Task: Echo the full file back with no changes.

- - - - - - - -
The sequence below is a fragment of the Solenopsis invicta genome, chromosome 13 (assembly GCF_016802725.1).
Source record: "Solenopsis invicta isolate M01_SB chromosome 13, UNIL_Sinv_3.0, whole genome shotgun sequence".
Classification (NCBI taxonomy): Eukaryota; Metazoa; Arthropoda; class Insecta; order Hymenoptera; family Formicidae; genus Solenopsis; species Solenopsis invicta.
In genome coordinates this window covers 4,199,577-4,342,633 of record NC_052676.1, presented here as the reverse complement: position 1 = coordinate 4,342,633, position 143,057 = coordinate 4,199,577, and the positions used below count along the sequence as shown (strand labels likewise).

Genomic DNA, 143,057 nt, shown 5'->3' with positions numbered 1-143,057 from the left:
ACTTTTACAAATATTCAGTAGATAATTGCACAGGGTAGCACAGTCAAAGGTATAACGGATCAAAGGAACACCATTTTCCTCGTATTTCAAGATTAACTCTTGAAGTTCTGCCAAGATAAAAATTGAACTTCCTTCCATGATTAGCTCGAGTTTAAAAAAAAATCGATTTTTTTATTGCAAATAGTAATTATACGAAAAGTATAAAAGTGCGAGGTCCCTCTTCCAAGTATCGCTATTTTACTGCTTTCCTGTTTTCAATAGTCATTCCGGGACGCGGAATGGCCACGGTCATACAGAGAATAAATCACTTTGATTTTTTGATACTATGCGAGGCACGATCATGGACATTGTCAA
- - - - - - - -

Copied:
The sequence below is a fragment of the Solenopsis invicta genome, chromosome 13 (assembly GCF_016802725.1).
Source record: "Solenopsis invicta isolate M01_SB chromosome 13, UNIL_Sinv_3.0, whole genome shotgun sequence".
Classification (NCBI taxonomy): Eukaryota; Metazoa; Arthropoda; class Insecta; order Hymenoptera; family Formicidae; genus Solenopsis; species Solenopsis invicta.
In genome coordinates this window covers 4,199,577-4,342,633 of record NC_052676.1, presented here as the reverse complement: position 1 = coordinate 4,342,633, position 143,057 = coordinate 4,199,577, and the positions used below count along the sequence as shown (strand labels likewise).

Genomic DNA, 143,057 nt, shown 5'->3' with positions numbered 1-143,057 from the left:
ACTTTTACAAATATTCAGTAGATAATTGCACAGGGTAGCACAGTCAAAGGTATAACGGATCAAAGGAACACCATTTTCCTCGTATTTCAAGATTAACTCTTGAAGTTCTGCCAAGATAAAAATTGAACTTCCTTCCATGATTAGCTCGAGTTTAAAAAAAAATCGATTTTTTTATTGCAAATAGTAATTATACGAAAAGTATAAAAGTGCGAGGTCCCTCTTCCAAGTATCGCTATTTTACTGCTTTCCTGTTTTCAATAGTCATTCCGGGACGCGGAATGGCCACGGTCATACAGAGAATAAATCACTTTGATTTTTTGATACTATGCGAGGCACGATCATGGACATTGTCAA